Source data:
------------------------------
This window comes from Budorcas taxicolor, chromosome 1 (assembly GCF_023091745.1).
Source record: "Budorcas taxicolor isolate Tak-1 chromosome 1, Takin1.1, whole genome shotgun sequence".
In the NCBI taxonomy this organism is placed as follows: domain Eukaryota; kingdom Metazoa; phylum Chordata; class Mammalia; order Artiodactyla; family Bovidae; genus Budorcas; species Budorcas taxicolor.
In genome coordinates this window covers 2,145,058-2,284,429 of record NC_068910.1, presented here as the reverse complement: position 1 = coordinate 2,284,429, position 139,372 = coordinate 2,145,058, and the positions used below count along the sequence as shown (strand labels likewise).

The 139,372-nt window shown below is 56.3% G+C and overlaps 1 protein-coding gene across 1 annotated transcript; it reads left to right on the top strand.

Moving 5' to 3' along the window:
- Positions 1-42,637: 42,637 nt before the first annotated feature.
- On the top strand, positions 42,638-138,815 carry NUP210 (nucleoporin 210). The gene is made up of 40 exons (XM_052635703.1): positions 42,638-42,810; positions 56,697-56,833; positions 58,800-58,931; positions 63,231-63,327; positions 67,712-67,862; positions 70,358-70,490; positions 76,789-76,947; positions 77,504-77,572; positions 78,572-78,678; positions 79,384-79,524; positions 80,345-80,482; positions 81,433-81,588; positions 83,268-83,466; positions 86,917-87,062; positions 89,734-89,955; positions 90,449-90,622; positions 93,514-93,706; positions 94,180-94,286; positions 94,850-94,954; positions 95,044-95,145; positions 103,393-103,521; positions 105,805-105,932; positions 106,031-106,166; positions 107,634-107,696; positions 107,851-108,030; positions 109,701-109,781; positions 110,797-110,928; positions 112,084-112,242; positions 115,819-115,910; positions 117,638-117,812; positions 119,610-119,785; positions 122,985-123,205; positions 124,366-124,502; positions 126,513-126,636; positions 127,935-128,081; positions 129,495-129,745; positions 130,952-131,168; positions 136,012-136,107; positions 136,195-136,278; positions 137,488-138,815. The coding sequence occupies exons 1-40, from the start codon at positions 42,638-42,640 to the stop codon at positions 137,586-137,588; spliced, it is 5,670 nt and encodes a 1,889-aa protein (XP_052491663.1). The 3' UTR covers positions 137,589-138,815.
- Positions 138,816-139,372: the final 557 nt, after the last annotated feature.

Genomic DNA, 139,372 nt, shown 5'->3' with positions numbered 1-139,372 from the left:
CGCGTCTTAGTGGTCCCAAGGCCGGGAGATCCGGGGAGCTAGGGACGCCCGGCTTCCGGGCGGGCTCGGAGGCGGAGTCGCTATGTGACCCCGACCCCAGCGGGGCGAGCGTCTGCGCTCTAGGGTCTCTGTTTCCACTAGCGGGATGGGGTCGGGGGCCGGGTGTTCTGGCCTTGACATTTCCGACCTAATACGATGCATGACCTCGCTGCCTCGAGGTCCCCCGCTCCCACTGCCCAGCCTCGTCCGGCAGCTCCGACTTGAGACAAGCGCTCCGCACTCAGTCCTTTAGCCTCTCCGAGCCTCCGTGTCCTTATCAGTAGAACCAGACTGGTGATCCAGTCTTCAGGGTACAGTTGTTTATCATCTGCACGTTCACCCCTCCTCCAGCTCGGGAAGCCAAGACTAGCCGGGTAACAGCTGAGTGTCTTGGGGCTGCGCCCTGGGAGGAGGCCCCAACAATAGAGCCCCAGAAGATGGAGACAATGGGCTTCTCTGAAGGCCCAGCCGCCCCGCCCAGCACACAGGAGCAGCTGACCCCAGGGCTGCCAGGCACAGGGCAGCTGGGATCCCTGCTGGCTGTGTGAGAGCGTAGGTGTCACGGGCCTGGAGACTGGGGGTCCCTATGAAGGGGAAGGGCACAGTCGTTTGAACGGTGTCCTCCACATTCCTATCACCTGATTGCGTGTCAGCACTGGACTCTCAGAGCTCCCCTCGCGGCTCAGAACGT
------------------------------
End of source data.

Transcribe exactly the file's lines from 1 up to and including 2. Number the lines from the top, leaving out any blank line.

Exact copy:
This window comes from Budorcas taxicolor, chromosome 1 (assembly GCF_023091745.1).
Source record: "Budorcas taxicolor isolate Tak-1 chromosome 1, Takin1.1, whole genome shotgun sequence".